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J Clin Endocrinol Metab. 1997 Jun;82(6):1879-84.

Growth hormone-binding protein in normal and pathologic gestation: correlations with maternal diabetes and fetal growth.

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1
Co-operative Research Center for Diagnostic Technologies, Queensland University of Technology, Brisbane, Australia.

Abstract

To date, measurements of GH-binding protein (GHBP) during human pregnancy have been carried out using assays susceptible to interference by the elevated levels of human placental GH typical of late gestation. We recruited a large cohort of pregnant women (n = 140) for serial measurements of GHBP and used the ligand immunofunctional assay for GHBP. For normal gravidas, GHBP levels fell throughout gestation. Mean levels were 1.07 nmol/L (SE = 0.18) in the first trimester, 0.90 nmol/L (SE = 0.08) at 18-20 weeks, 0.73 nmol/L (SE = 0.05) at 28-30 weeks, and 0.62 nmol/L (SE = 0.06) at 36-38 weeks. GHBP levels in the first trimester correlated significantly with maternal body mass index (r = 0.58; P < 0.01). GHBP levels in pregnancies complicated by noninsulin-dependent diabetes mellitus (NIDDM) were substantially elevated at all gestational ages. The mean value in the first quarter (2.29 nmol/L) was more than double the normal mean (P < 0.01). In contrast, patients with insulin-dependent diabetes mellitus (IDDM) showed reduced GHBP concentrations at 36-38 weeks. The correlation between body mass index and GHBP is consistent with a metabolic role for GHBP during pregnancy, as is the dramatic elevation in GHBP observed in cases of NIDDM. At 36 weeks gestation, GHBP was significantly elevated (P < 0.01) in those women whose neonates had low birth weight (< 10th percentile). In early gestation (< 14 weeks), GHBP tended to be higher in women whose fetuses were designated to be at risk of intrauterine growth retardation (1.39 nmol/L; n = 4; compared with 1.07 nmol/L in normals), but this did not reach statistical significance. Although both NIDDM and IDDM pregnancies are at risk of fetal macrosomia, their GHBP concentrations are markedly divergent. This paradox and the roles of glucose and insulin in the regulation of GHBP during gestation warrant further investigation.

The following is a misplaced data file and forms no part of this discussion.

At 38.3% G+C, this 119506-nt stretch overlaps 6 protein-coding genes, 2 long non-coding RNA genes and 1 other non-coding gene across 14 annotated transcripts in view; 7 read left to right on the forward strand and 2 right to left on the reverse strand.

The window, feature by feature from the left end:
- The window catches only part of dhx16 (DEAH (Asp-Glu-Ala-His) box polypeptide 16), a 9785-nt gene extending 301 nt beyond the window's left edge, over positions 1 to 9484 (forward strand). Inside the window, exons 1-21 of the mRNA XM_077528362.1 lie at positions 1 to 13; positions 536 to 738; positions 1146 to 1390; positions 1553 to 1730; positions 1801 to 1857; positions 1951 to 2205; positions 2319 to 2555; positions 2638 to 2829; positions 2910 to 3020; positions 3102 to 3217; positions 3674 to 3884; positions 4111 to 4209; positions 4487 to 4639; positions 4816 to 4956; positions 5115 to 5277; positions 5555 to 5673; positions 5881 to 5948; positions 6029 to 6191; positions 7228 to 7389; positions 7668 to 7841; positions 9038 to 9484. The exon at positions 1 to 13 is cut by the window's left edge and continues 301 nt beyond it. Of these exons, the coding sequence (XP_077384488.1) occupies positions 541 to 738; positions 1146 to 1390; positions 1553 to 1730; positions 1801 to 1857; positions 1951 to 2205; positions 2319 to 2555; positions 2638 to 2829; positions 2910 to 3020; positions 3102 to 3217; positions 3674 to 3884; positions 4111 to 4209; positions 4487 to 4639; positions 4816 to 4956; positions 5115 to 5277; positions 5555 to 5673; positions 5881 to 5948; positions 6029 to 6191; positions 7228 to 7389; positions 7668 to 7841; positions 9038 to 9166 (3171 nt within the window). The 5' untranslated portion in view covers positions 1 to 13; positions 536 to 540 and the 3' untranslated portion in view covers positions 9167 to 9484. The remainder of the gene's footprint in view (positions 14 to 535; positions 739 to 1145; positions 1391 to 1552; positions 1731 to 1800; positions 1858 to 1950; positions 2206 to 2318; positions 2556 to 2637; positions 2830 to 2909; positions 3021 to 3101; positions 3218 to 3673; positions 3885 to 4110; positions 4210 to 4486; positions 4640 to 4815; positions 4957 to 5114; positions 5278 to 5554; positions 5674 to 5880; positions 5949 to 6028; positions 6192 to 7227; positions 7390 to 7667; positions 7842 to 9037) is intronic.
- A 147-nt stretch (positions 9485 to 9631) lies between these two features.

PMID:
9177400
DOI:
10.1210/jcem.82.6.4016
[Indexed for MEDLINE]

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